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August 22, 2010

The Greatness of Hezekiah

Hezekiah “Yahweh has strengthened”

Hezekiah is one of the greatest of the kings of Judah, reigning from circa 715 to circa 686 BC. Inspired accounts are found in 2Kings 18–20 and 2Chronicles 29–32 and Isaiah 36–39. There is found also history of Hezekiah from the non-inspired source of Jesus Sirach. In Sirach 48:17-25, there is a summary of the good and wise deeds of Hezekiah.

From his father Ahaz (2Chronicles 28:16-25), Hezekiah inherited not only a disorganized realm but the burden of Assyrian dominance and the constant peril of greater encroachments (Isaiah 7:20; 8:7ff). Spiritually, the nation was in serious trouble — closed-eyed, dull-eared, fat-hearted (Isaiah 6:10). The realm was at the spiritual nadir from which prophets like Isaiah and Micah were working to bring about the resurgence of a true Hebrew conscience and faith. Their task was a hard one, but these prophets of God, along with the king, trusted in God.

Hezekiah was a great religious reformer. Chronicles gives the fullest account of these reforms (2Chronicles 29-31). Hezekiah began with the most pressing constructive need, the opening and cleansing of the Temple, which his father Ahaz had left closed and desecrated (2Chronicles 28:24), and went on to the reorganization of the worship. In connection with this work he appointed a Passover observance (2Chronicles 30:26); he designed a religious reunion of the devout-minded in all Israel, open not only to Jerusalem and Judah, but to all who would accept his invitation from Samaria, Galilee, and beyond the Jordan (2Chronicles 30:5-12,18). The immediate result was a vigorous popular movement against the idolatrous high places of the land.

Just as Hezekiah was great in spiritual reforms, he was great as a political leader. He began a quiet preparation for national emergencies. The early years of his reign were notable, not only for mild and just administration throughout his realm, but for measures looking to the fortifying and defense of the capital. His work included repairing and extending the walls and of strengthening the Millo (citadel). He also built another broad outer wall and covered the springs of water outside the city of Jerusalem and redirected them under the walls into the city so as to keep enemies from using the water while keeping Jerusalem supplied (2Chronicles 32:4-5). The people listened and acted when he spoke: “‘Be strong and courageous, do not fear or be dismayed because of the king of Assyria nor because of all the horde that is with him; for the one with us is greater than the one with him. With him is only an arm of flesh, but with us is the LORD our God to help us and to fight our battles.’ And the people relied on the words of Hezekiah king of Judah” (2Chronicles 32:7-8).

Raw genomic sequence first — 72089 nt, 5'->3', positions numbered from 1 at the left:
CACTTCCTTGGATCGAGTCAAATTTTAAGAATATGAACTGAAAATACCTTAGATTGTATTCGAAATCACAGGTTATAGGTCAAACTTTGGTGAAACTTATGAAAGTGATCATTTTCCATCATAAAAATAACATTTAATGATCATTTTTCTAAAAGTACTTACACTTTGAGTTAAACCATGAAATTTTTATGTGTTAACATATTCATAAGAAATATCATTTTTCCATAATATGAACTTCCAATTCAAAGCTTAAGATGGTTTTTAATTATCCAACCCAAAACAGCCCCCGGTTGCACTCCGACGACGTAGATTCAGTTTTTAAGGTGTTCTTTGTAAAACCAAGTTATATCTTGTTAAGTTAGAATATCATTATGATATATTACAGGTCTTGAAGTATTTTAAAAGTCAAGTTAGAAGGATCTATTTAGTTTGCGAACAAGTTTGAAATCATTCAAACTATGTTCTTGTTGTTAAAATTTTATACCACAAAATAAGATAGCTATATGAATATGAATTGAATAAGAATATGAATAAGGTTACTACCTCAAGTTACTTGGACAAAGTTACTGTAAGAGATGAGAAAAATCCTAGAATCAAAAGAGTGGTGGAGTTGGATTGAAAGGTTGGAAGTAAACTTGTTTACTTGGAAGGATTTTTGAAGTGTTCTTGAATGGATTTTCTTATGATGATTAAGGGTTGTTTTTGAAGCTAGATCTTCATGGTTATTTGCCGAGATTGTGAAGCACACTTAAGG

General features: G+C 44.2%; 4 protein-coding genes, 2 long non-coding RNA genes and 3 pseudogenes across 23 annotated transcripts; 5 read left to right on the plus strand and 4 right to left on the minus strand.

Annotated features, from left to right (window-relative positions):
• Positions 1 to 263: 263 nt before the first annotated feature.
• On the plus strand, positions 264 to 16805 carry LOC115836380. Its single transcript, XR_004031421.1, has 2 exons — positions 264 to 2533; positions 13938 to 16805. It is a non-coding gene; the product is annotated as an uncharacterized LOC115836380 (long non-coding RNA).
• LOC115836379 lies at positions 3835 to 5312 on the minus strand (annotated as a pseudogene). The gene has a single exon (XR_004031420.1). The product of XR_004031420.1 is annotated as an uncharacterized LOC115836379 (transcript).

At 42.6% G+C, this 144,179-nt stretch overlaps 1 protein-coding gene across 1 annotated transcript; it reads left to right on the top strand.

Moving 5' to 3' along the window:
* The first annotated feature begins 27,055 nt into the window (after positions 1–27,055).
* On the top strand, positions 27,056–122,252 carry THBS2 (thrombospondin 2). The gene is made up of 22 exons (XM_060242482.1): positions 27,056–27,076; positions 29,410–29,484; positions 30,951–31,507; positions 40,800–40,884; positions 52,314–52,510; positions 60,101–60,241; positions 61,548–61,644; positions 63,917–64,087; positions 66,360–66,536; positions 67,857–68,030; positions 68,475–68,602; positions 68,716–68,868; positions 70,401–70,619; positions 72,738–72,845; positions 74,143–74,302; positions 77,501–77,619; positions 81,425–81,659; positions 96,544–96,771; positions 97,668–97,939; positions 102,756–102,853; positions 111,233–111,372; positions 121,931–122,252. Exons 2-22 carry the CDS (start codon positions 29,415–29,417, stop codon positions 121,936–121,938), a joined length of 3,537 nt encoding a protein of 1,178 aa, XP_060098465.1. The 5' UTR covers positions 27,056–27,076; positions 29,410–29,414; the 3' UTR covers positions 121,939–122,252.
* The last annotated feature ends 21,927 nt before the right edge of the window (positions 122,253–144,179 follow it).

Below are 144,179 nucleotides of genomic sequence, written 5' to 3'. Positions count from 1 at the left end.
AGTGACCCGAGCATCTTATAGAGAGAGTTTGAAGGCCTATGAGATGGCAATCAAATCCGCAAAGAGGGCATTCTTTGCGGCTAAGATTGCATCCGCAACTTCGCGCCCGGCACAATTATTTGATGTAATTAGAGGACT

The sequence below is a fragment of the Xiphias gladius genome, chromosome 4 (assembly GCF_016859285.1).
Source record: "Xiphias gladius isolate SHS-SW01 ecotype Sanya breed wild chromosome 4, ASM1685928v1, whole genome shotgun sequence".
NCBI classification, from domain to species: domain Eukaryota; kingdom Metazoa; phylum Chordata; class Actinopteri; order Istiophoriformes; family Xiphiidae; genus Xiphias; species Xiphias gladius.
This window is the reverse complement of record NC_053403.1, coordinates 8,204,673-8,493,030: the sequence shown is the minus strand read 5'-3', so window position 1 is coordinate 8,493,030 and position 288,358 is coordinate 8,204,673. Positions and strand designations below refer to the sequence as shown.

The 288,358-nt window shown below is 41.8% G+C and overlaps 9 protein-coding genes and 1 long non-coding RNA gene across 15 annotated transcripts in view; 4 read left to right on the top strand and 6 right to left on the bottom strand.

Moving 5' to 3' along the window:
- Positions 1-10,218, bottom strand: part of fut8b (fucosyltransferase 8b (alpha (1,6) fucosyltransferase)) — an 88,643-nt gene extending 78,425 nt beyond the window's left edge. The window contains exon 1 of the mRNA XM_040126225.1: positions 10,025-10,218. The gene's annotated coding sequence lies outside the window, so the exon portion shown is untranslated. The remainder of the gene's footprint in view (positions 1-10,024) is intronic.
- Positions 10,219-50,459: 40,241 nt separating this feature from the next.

Hezekiah was great in holding against enemies. He took opportunity to stand against Assyrian domination. He used the actions of leaders from other nations, like Tirhakah of Egypt (Cush) and Merodach-baladan of Babylon to his advantage. Later Sennacherib, king of Assyria, who the year before had reconquered Babylon and expelled Merodach-baladan, was free to invade his rebellious provinces in the West. It was a vigorous and sweeping campaign, which, beginning with Sidon and advancing down through the coast lands, he subdued the Philistine cities and according to his inscription, took 46 walled towns belonging to Judah with their spoil and deported over 200,000 of their inhabitants. This left Jerusalem a blockaded city — in fact he says of Hezekiah, “Himself I shut up like a bird in a cage in Jerusalem his royal city” — (Isaiah 1:7-9; Isaiah 6:11ff). Hezekiah besought the counsel of God through Isaiah, who said to refuse the demand, and told that Sennacherib would return to his own land and be killed. Truly, the Lord killed 185,000 of the Assyrians and the king returned to his land where he was killed by two of his own sons.